The New Republic launched a redesigned and revamped magazine, website, and app on Monday to kick off 2013. The 98-year-old liberal-leaning publication was purchased last March by 29-year-old Facebook co-founder Chris Hughes whose net worth is nearly $1 billion.
In an interview with the New York Times
, Hughes said the changes include a broader approach to political reporting as well as new editorial features.
Hughes is joined in the venture by the magazine's editor, Franklin Foer, 38, who described the publication's new look as thrilling.
"It felt like for the past 10 years, the magazine was just trying to stay afloat. There were real limits on our ambitions," Foer told the Times from his K Street office in Washington, D.C. Foer added that Hughes has energized the magazine, saying, "He really thinks of it as a start-up, and that’s exhilarating."
The New Republic will expand its current art critic review from literature and the visual arts to more current art forms such as electronica and television series that are popular among younger audiences, such as the HBO series "Girls."
According to the Times, Hughes and Foer have been attempting to balance The New Republic’s past with the modern media age.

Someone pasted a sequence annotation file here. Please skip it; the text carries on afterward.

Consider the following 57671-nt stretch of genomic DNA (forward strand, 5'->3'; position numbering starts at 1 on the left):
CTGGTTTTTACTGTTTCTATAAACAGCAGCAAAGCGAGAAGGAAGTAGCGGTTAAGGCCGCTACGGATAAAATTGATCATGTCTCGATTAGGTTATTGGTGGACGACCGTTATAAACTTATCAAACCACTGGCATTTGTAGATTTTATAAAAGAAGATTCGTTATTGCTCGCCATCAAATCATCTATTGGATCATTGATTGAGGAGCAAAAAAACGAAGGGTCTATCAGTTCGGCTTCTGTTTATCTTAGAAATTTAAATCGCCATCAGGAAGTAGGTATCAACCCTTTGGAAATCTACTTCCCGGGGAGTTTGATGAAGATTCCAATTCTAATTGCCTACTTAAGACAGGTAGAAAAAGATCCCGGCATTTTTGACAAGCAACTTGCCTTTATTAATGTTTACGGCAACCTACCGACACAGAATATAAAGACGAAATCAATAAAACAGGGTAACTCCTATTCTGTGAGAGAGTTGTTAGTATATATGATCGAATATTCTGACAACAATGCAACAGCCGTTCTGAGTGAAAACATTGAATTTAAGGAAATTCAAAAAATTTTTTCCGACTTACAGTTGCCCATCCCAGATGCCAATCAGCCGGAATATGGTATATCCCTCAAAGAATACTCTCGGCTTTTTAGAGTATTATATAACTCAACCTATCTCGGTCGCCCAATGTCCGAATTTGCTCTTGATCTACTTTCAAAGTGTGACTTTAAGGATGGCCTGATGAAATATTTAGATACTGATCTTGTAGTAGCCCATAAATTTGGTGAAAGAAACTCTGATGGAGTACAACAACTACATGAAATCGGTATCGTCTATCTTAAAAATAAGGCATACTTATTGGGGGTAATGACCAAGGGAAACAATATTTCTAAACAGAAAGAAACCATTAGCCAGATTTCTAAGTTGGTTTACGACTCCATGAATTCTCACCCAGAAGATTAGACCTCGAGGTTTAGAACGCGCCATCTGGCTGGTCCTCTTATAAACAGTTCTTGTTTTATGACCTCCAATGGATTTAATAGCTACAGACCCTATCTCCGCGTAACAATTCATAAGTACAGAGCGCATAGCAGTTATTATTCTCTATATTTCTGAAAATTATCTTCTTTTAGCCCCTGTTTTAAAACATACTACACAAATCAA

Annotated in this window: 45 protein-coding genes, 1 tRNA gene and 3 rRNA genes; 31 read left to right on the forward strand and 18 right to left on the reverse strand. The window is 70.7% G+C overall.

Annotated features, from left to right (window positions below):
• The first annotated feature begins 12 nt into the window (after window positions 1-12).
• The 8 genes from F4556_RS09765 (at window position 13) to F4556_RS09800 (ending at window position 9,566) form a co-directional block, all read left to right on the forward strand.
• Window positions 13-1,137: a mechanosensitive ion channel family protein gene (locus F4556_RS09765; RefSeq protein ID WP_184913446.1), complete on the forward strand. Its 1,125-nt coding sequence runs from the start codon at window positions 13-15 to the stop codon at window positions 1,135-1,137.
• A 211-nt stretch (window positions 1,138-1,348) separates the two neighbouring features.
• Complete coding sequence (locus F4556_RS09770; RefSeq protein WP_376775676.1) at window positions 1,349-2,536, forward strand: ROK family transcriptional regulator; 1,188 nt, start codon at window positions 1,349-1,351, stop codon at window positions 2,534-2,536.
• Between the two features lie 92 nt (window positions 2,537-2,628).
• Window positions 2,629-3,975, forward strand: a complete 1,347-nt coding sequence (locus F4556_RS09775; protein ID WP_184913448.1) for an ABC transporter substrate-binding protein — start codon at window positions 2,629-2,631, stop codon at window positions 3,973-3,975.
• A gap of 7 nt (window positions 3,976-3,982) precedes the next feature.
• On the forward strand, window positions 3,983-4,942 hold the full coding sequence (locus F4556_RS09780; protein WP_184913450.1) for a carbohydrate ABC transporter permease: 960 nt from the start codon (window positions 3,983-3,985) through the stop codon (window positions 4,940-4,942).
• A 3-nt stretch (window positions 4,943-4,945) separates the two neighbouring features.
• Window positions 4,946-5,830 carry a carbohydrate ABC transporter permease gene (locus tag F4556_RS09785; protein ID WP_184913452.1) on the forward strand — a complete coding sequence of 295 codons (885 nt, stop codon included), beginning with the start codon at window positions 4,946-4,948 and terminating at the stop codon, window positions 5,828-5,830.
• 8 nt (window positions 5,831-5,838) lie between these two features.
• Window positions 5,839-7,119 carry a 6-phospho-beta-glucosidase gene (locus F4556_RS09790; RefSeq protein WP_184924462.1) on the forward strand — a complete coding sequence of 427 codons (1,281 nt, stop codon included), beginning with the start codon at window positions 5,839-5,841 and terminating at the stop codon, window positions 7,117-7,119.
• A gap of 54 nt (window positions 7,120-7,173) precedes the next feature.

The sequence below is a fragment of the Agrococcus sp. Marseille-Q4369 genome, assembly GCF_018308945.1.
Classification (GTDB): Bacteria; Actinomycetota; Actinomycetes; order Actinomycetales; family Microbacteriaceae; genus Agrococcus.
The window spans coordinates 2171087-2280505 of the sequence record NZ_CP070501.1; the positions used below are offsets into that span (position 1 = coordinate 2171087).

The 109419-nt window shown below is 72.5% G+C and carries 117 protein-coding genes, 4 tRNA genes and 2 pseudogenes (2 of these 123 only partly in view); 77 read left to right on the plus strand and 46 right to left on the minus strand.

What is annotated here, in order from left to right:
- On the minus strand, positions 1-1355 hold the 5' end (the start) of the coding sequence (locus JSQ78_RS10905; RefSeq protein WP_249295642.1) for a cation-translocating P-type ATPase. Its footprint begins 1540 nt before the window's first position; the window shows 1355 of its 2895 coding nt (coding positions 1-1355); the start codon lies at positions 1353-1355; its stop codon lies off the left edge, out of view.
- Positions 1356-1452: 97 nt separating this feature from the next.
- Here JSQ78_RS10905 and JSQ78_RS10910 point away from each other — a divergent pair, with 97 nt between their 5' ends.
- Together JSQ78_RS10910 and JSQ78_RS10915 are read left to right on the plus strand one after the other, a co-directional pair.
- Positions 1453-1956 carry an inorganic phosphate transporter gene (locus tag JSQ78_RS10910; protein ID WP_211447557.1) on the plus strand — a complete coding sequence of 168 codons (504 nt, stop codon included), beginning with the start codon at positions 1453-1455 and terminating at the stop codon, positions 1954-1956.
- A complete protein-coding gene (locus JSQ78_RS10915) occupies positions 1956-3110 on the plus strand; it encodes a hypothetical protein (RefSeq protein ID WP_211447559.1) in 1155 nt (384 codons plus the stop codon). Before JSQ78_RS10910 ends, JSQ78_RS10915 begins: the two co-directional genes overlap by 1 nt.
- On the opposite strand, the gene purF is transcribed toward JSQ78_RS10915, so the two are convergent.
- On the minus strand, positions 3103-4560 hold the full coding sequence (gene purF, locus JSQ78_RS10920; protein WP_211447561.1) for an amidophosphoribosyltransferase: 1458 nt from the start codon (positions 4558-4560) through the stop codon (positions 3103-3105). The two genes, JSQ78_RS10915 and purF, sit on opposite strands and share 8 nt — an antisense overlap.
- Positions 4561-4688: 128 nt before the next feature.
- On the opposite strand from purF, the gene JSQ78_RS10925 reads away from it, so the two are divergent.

"We’re holding onto the heritage of the magazine while trying to make it more responsive to what people are interested in and how they read in 2013," said Hughes, a former online campaign adviser to President Barack Obama.
The magazine also will include a new feature called, "From the Stacks," showcasing the writing of prominent journalists and noteworthy individuals who have contributed to The New Republic over its nearly 100-year history.
Another significant change to The New Republic in its attempt to increase readership by appealing to a greater cross-section of readers are interviews with powerful individuals. The January issue features an exclusive interview with President Barack Obama entitled "The President is not Pleased: Obama on his Enemies, the Media, Concussions."
In addition to the changes made to the print edition, The New Republic's website and app have new features such as audio versions of articles and the ability to allow users to read the same articles on multiple devices without losing their pages in the pieces.
Editorial revisions aren't the only changes Hughes has made since taking the publication's helm last year. In November, Hughes hired a new advertising head and relocated much of The New Republic's business from Washington to New York City.
According to Hughes, since his purchase The New Republic's subscriptions have grown from 34,000 to 44,177, with newsstand sales increasing by 68 percent.
The New Republic's readership peak was in 1993 when it had a circulation of 102,392, according to the Alliance for Audited Media.
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